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Warren v. Metro Transit St. Louis the Bi-State Development Agency of Missouri-Illinois District

United States District Court, E.D. Missouri, Eastern Division

March 26, 2018

JIMMY O. WARREN, Plaintiff,
v.
METRO TRANSIT ST. LOUIS THE BI-STATE DEVELOPMENT AGENCY OF MISSOURI-ILLINOIS DISTRICT, et al., Defendants.

          MEMORANDUM AND ORDER OF REMAND

          JOHN A. ROSS UNITED STATES DISTRICT JUDGE

         This matter is before the Court on Plaintiff's Motion to Remand (Doc. No. 10). The motion is fully briefed and ready for disposition. For the following reasons, the motion will be granted.

         Background

         Plaintiff Jimmy O. Warren alleges that his former employer Bi-State Development Agency (“Bi-State”) terminated his employment based on his disability and in retaliation for complaining about discriminatory work place policies. Plaintiff filed suit in state court pursuant to the Missouri Human Rights Act (MHRA), Mo. Rev. Stat. § 213.010 et seq. (Petition for Discrimination and Damages (Pet.), Doc. 10-2) In Count I (Disability Discrimination), Plaintiff alleges he was terminated because of his disability. In Count II (Retaliation), Plaintiff alleges he was terminated because he complained about discriminatory work place policies and filed a grievance. In Count III (Wrongful Termination), Plaintiff alleges he was terminated because of his disability and for reporting wrongdoing or policy violations to his superiors. In Count IV (Intentional Infliction of Emotional Distress), Plaintiff alleges that Bi-State's discriminatory work practices caused him severe emotional distress.

         According to the petition, in 2012, after twelve years of employment with Bi-State, Plaintiff was medically diagnosed with a disability[1] and requested FMLA leave. (Pet. ¶¶ 11-14) After reporting his disability and need for accommodation to his supervisor, defendant Donna Holmes (“Holmes”), Plaintiff states he was harassed and threatened with termination, all while on FMLA leave. (Pet. ¶¶ 15, 16, 20, 22, 57, 58) Plaintiff alleges Holmes failed to provide him with accommodations and placed him into a “punitive program that violates public policy” known as “Last Chance Agreement for Misses.” (Pet. ¶¶ 17, 18, 21, 23) He filed a grievance for harassment, failure to accommodate, retaliation and ill treatment by a supervisor, but did not prevail. (Pet. ¶¶ 25-26) Plaintiff was terminated on August 22, 2014. (Pet. ¶ 27) He filed a charge of discrimination with the EEOC for disability discrimination and retaliation and was issued a right to sue letter on August 30, 2017. (Pet. ¶ 28; Doc. No. 10-3)

         On December 27, 2017, Defendants removed the action to this Court on the basis of federal question jurisdiction, asserting that Plaintiff's claims are based on a federal cause of action under the Family Medical Leave Act (FMLA), 29 U.S.C. §§ 2601, et seq. (Doc. No. 1)

         Legal standard

         “The propriety of removal to federal court depends on whether the claim comes within the scope of the federal court's subject matter jurisdiction.” Peters v. Union Pacific R. Co., 80 F.3d 257, 260 (8th Cir. 1996) (citing 28 U.S.C. § 1441(b)). “A defendant may remove a state law claim to federal court only if the action originally could have been filed there.” In re Prempro Products Liability Litigation, 591 F.3d 613, 619 (8th Cir. 2010) (citing Phipps v. FDIC, 417 F.3d 1006, 1010 (8th Cir. 2005)). The party seeking removal and opposing remand has the burden of establishing federal subject matter jurisdiction. Cent. Iowa Power Coop. v. Midwest Indep. Transmission Sys. Operator, 561 F.3d 904, 912 (8th Cir. 2009); In re Business Men's Assurance Co., 992 F.2d 181, 183 (8th Cir. 1993). Removal statutes are strictly construed, and any doubts about the correctness of removal are resolved in favor of state court jurisdiction and remand. In re Business Men's Assurance Co., 992 F.2d at 183.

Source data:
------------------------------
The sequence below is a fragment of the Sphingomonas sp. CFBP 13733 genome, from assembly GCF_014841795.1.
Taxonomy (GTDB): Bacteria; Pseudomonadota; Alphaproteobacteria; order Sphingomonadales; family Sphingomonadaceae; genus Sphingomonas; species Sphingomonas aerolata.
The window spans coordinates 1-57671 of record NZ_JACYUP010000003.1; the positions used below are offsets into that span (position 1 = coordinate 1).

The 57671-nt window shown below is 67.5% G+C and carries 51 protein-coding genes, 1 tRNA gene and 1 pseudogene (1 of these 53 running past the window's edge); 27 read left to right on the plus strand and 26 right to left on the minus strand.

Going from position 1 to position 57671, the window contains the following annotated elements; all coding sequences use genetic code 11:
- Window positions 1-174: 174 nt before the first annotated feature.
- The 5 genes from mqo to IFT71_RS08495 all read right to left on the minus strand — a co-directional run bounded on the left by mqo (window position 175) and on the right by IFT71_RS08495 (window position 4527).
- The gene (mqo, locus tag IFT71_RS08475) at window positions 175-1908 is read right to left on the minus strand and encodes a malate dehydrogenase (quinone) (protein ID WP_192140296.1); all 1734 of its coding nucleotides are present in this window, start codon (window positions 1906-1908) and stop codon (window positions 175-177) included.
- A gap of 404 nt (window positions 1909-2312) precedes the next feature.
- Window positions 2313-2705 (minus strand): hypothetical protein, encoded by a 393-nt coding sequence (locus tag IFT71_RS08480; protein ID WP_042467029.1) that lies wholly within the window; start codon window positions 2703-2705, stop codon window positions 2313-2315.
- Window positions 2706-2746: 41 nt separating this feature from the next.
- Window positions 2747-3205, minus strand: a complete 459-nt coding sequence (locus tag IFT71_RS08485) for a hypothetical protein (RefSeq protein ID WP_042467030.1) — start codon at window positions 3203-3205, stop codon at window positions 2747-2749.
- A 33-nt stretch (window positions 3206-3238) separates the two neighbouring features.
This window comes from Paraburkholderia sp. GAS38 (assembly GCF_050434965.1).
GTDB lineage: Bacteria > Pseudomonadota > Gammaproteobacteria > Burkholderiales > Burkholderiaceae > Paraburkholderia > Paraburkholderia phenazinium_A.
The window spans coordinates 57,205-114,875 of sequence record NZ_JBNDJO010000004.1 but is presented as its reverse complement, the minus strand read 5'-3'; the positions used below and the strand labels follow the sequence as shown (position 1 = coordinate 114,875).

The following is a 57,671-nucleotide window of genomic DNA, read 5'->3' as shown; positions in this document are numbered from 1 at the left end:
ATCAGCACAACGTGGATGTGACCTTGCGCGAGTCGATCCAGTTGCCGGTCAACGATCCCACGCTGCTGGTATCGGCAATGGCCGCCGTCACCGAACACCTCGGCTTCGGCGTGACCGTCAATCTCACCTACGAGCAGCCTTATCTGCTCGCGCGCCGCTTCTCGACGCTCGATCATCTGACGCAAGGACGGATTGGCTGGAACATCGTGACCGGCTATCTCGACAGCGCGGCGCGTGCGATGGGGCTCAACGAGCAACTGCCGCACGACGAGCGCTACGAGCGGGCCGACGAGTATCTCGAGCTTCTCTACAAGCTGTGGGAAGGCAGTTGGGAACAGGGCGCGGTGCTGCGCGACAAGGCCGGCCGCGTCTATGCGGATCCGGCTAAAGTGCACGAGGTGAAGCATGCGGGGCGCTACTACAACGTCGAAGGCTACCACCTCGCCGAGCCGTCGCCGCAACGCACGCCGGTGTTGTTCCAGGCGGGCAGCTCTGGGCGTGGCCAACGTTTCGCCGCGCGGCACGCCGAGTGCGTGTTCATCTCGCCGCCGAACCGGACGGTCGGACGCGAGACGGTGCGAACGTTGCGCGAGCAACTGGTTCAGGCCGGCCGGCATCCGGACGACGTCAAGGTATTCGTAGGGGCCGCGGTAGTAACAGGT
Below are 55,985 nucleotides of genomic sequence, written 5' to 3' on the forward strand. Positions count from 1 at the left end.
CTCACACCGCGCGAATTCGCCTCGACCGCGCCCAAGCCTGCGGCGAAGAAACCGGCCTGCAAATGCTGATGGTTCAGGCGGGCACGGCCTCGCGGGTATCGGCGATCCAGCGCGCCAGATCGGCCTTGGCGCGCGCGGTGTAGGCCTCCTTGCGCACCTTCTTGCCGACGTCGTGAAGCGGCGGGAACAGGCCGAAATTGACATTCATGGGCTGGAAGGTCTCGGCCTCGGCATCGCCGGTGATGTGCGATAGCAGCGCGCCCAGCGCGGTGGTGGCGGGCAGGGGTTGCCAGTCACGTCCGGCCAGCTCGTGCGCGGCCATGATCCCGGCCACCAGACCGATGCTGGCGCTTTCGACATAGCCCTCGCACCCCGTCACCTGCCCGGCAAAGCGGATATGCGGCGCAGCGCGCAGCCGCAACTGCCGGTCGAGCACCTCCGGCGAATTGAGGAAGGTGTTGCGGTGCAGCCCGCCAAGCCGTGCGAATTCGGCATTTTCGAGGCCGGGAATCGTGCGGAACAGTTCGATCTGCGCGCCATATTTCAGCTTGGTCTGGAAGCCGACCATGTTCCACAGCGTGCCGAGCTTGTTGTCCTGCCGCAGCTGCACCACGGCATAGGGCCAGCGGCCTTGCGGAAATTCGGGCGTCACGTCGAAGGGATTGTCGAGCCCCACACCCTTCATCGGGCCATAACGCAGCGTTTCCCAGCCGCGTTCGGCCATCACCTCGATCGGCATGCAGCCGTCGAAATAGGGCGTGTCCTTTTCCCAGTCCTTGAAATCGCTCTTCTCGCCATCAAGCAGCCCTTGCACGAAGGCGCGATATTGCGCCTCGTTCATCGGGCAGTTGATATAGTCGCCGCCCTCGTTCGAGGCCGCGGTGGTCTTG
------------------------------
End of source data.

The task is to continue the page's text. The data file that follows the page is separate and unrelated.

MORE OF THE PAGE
Discussion

         Under 28 U.S.C. § 1331, federal courts have jurisdiction over “all civil actions arising under the Constitution, laws, or treaties of the United States.” Under the well-pleaded complaint rule, a suit “arises under” federal law “only when the plaintiff's statement of his own cause of action shows that it is based upon [federal law].” Palazzolo v. Harris-Stowe State Univ., No. 4:16-CV-00826 JAR, 2016 WL 3878470, at *2 (E.D. Mo. July 18, 2016) (quoting Zampitella v. Walgreens Co., No. 4:16-CV-781 (CEJ), 2016 WL 3627290, at *2 (E.D. Mo. July 6, 2016)). A complaint that merely references federal law does not justify federal question jurisdiction, as “jurisdiction ‘may not be sustained on a theory the plaintiff has not advanced.'” Id.

         Removal of a complaint setting forth state law claims is proper under the well-pleaded complaint rule where (1) federal law completely preempts a plaintiff's state-law claim, or (2) an issue of federal law is a “necessary and central element” of plaintiff's state law claims. Id. (citing Mabe v. Golden Living Ctr.-Bransom, No. 07-03268-CV-S-FJG, 2007 WL 3326857, at *3 (W.D. Mo. Nov. 6, 2007)). Plaintiff argues this case should be remanded because his claims arise solely under the MHRA and Missouri state law. Specifically, Plaintiff alleges he was retaliated against for using FMLA leave, complaining about Bi-State's policies and practices, and for filing a grievance against Defendants. Plaintiff argues this is a MHRA claim, not an FMLA claim.[2]

         Defendants respond that remand is inappropriate because Plaintiff has explicitly pled FMLA retaliation on the face of his petition, to-wit:

• Plaintiff requested Family Medical Leave (FMLA) in 2012. (Pet. ¶14)
• Plaintiff was written up for being late and threatened with termination on numerous occasions while ...

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